LEARN ABOUT CLIMATE CHANGE and SECURITY
University for Peace (UPEACE) presents a new specialisation in Climate Change
and Security in its Masters curriculum, focussing on Environmental
Security and Peace.
The relationship between climate change and security is becoming a core issue within the climate framework. In this perspective, UPEACE organises Master courses directly addressed to the need for a clearer understanding of the multiple
relationships between climate change and international, national and local
The academic premises on which the Climate Change and Security
specialisation is built are: that environmental problems are closely linked to
security issues at the individual, national and international levels; that
climate change is one such issue and is a potential contributor to increased
intra-state levels of conflict; and that the international community plays an
essential role in governing the climate change mitigation and adaptation measures.
The ESP-CCS specialisation aspires to contribute to significant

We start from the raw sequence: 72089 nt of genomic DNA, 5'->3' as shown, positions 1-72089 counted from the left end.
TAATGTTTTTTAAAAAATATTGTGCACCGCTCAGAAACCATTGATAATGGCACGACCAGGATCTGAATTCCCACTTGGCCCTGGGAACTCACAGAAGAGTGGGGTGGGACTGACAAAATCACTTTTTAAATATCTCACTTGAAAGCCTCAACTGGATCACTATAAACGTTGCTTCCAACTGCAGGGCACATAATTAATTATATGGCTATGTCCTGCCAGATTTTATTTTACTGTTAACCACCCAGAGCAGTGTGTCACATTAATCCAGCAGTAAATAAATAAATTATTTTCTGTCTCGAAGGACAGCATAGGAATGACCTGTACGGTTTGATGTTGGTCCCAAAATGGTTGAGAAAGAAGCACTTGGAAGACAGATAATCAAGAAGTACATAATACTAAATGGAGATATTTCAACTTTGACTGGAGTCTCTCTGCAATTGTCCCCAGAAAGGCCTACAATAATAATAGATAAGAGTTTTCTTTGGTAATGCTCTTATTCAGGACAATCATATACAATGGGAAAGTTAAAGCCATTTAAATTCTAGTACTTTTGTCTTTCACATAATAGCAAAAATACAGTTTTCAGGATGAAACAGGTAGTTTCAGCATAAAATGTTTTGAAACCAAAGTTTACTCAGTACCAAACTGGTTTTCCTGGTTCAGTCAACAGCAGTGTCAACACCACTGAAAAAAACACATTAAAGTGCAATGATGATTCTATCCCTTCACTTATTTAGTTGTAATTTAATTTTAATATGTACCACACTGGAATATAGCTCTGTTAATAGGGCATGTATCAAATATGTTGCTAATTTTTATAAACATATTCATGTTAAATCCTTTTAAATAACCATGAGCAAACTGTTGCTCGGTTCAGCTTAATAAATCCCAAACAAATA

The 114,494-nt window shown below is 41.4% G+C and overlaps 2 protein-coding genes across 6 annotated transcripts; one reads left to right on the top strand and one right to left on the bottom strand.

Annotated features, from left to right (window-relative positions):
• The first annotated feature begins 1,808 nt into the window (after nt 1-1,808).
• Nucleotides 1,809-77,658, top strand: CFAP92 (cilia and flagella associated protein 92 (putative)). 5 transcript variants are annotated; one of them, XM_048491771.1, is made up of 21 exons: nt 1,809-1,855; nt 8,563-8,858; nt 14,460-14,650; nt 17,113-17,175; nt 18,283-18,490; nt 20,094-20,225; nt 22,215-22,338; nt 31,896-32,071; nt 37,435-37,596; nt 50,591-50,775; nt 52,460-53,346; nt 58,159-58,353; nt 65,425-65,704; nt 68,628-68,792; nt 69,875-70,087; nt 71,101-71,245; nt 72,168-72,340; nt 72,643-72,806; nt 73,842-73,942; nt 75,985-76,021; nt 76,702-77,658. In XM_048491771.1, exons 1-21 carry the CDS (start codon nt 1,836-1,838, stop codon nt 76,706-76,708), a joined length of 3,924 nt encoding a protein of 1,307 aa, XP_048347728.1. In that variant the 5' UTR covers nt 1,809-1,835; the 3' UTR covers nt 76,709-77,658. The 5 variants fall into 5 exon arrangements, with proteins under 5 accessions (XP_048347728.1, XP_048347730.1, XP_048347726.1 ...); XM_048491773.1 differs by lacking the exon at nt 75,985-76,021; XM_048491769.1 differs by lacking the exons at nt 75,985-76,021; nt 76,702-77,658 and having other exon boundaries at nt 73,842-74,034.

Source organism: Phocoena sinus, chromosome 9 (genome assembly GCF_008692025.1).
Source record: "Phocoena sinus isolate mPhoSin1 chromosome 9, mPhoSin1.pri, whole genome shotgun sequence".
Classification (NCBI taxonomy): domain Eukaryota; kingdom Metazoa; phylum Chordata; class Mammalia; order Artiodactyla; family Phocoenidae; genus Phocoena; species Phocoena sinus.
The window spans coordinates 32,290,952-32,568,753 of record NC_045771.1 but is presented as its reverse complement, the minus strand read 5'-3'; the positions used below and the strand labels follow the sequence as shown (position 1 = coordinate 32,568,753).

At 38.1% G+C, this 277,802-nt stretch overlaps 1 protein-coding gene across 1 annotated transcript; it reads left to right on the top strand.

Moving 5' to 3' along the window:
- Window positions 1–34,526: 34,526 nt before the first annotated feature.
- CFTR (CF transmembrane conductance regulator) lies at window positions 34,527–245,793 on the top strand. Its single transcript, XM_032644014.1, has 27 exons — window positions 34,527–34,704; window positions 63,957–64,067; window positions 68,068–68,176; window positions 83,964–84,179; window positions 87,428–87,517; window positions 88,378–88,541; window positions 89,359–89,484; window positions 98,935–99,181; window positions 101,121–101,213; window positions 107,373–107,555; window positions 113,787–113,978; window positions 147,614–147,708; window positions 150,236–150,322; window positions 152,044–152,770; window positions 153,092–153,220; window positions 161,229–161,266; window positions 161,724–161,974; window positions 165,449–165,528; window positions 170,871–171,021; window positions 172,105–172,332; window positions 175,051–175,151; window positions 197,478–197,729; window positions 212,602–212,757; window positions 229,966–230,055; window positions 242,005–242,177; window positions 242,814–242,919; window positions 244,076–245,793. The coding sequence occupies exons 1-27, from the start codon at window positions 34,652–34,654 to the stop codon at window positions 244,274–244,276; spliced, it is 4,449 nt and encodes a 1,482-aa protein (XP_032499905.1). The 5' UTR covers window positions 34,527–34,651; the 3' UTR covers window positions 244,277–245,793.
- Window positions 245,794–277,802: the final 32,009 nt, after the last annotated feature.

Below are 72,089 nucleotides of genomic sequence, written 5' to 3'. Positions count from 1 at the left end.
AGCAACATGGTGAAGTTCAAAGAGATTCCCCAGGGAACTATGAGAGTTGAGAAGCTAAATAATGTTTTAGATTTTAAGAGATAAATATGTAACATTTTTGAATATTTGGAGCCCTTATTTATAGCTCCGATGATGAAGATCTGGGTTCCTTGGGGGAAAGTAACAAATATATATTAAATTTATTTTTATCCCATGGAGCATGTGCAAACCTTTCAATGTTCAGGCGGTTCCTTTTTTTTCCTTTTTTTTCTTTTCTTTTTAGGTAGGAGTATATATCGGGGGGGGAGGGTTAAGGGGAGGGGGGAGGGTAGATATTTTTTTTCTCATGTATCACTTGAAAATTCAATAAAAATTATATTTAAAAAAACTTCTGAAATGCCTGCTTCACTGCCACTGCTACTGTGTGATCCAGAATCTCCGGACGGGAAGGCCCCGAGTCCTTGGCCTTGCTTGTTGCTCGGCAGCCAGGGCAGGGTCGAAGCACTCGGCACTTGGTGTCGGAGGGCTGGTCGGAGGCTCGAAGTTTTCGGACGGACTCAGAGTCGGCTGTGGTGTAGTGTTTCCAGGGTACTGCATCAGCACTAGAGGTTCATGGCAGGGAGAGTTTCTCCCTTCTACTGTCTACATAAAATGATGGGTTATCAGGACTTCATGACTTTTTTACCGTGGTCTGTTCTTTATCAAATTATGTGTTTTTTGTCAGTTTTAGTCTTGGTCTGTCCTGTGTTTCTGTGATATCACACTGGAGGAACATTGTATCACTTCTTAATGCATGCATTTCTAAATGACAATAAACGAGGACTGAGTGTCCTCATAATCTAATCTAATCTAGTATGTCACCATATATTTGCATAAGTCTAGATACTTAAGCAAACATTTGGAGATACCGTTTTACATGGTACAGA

environmental and development improvements, such as the recognition and
empowerment of local and indigenous communities in the shaping of
climate change mitigation and adaptation measures, and the
identification and mitigation of conflicts that arise from climate
change related issues.
CLIMATE AND CONFLICT: A DOUBLE DISASTER FOR THE POOREST PEOPLE
While world leaders have
left Copenhagen with an inadequate “climate agreement”, the effects of climate
change are already being experienced quite seriously in many parts of the world.
In the Dutch newspaper Trouw (January 6th, 2010) Mark van
Dorp and Eric van de Giessen plead for a special approach for such fragile
states like Sudan and Afghanistan, offering people in those countries more
protection to climate change. This will prevent them from being hit by a double
climate summit in Copenhagen, rich countries have pledged 30 billion dollar – mounting
to 100 billion per year in 2020 – to help developing countries adapt to the negative
effects of climate change. Governments of developing countries can use these
funds for building dams or for training farmers in growing more
drought-resistant crops, for instance.
However, in countries involved in civil war these funds will probably
not be spent well and wisely. Democratic principles, as adopted in many other
countries in the world, do not function in fragile states as these governments are
often not capable, nor willing, to protect the most vulnerable people. Other,
more innovative ways have to be found, therefore, to tackle climate change in